March 1-31 2018 | Opening Reception March 2 | Artist talk March 3
In/En Transition presents an exchange of photography by exhibiting six Quebec artists in Toronto, and six Ontario artists in Montreal, reinforcing a sense of community between the two provinces.
How has your process changed over your career as a photographer?
I have been working in documentary photography since the early 1990s, and making the transition to digital is definitely the biggest change I have had to go through. Although the change was a lot of work, I am not nostalgic about silver based photography. I embraced the new technology and started playing with these new possibilities, creating montages, digital patterns, and creating music videos and live multimedia performances. This has allowed me to expand my practice into movement and sound, as well as working in collaboration with multidisciplinary artists.
The ever-optimistic artist Caroline Hayeur focuses on themes of humanity, emotion and
connections between people through a practice deeply rooted in the present moment. Drawing on her experience of field photography since in the early 1990s, she is interested in concepts of place and home in various forms of relationship: friendship, families and broader communities.
In the spirit of documentary storytelling and humanistic portrait, her work illuminates
surprising connections between subjects through juxtaposition and proximity. Many of her projects began as artist residencies and community art, either in Quebec or internationally.
In 1997, FESTIVE RITUAL: PORTRAITS OF THE MONTREAL RAVE SCENE marked the
beginning of a long-term exploration into the world of nightlife and dance. After it’s exhibition during The Mois de la Photo à Montréal, the show toured worldwide through the FNAC Photo galleries (France, Europe and Asia) for over ten years. FESTIVE RITUAL, TANZ PARTY and later AMALGAT: DANSE, TRADITION ET AUTRES SPIRITUALITES (2003-2007) address the theme of the body-in- movement and have been presented as books, websites and exhibition tours. HUMANITAS, a series of portraits showing extreme emotion from birth to death, is presented several times in Quebec and also in Toulouse (France) during the festival ManifestO in 2013. With ADOLAND, she pursues her voyage in the world of adolescence. Her latest project named ABRAZO return in the field of dance, true the practice of tango from Buenos Aires to Montreal.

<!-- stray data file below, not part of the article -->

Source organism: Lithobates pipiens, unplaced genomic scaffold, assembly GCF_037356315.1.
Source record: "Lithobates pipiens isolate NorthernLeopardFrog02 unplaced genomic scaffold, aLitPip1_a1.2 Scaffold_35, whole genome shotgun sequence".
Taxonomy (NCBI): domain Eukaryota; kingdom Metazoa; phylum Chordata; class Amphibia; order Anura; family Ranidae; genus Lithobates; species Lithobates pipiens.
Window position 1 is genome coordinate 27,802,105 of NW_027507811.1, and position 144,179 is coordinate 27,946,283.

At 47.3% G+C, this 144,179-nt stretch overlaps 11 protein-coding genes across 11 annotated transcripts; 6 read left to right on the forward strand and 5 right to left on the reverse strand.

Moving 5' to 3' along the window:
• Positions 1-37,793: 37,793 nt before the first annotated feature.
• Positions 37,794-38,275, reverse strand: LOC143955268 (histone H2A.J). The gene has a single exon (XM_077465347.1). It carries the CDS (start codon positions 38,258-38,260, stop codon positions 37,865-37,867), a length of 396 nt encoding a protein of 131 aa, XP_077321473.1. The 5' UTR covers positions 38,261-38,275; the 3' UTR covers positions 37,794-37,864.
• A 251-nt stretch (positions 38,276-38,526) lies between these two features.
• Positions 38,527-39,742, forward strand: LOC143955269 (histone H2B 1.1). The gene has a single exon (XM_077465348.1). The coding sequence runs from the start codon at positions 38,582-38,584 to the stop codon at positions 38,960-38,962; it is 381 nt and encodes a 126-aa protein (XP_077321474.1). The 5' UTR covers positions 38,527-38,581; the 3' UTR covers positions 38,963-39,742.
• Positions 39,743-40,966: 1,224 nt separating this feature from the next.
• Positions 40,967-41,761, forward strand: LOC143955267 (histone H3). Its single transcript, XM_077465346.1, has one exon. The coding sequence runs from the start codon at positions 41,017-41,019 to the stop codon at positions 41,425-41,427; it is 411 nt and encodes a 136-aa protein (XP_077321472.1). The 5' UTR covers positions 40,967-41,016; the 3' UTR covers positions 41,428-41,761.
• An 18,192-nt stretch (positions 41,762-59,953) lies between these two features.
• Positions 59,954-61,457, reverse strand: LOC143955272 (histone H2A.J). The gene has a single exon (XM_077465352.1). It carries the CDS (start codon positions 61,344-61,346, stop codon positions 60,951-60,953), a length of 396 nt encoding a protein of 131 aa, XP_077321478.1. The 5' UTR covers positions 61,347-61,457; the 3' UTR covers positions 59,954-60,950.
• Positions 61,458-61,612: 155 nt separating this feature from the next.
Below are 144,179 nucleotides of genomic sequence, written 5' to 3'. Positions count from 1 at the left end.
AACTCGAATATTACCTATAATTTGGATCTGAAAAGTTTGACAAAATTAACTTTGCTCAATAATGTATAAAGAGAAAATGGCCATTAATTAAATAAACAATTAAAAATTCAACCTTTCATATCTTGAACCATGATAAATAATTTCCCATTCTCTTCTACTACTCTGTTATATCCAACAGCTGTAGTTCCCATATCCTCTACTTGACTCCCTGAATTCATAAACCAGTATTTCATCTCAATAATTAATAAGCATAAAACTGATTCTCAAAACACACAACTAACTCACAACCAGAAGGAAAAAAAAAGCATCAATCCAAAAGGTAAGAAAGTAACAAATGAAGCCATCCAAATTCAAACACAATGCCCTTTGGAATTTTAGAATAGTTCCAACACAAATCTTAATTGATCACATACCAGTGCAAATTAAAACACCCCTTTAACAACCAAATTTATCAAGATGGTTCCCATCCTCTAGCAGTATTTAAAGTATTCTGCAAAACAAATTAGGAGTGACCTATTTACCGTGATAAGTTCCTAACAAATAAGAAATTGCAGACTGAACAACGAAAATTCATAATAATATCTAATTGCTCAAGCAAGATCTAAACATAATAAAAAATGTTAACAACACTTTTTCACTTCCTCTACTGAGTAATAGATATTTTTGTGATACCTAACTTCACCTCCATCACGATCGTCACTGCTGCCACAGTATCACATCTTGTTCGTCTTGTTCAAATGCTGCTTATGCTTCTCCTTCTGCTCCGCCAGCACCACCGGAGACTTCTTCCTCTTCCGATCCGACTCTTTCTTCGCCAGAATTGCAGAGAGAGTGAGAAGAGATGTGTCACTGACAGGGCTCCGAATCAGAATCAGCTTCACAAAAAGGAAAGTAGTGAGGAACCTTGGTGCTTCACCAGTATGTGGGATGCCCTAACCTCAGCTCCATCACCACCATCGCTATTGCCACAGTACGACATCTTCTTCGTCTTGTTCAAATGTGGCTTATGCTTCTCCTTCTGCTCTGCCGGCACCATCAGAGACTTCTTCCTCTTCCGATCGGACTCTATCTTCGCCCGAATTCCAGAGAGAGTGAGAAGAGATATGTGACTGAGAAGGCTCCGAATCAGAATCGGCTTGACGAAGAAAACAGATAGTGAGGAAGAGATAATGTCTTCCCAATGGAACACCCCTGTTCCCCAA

Since 1994, Caroline Hayeur has been a member of the Montreal-based Collectif Stock Photo — a group of independent photojournalists. In 2012, the collective celebrated its 25 th anniversary with the exhibition 25 YEARS OF STORIES under the artistic direction of Hayeur, with a dozen photographers presenting retrospective work at the Zoom Photo Festival Saguenay International
Meeting of Photojournalism. She was also Zoom speaker of honour in 2013. Hayeur collaborates among others with the ONF Interractif since the debuts of the studio.
Caroline Hayeur teaches photojournalism at l’École des médias, Faculty of communications at The Université du Québec à Montréal.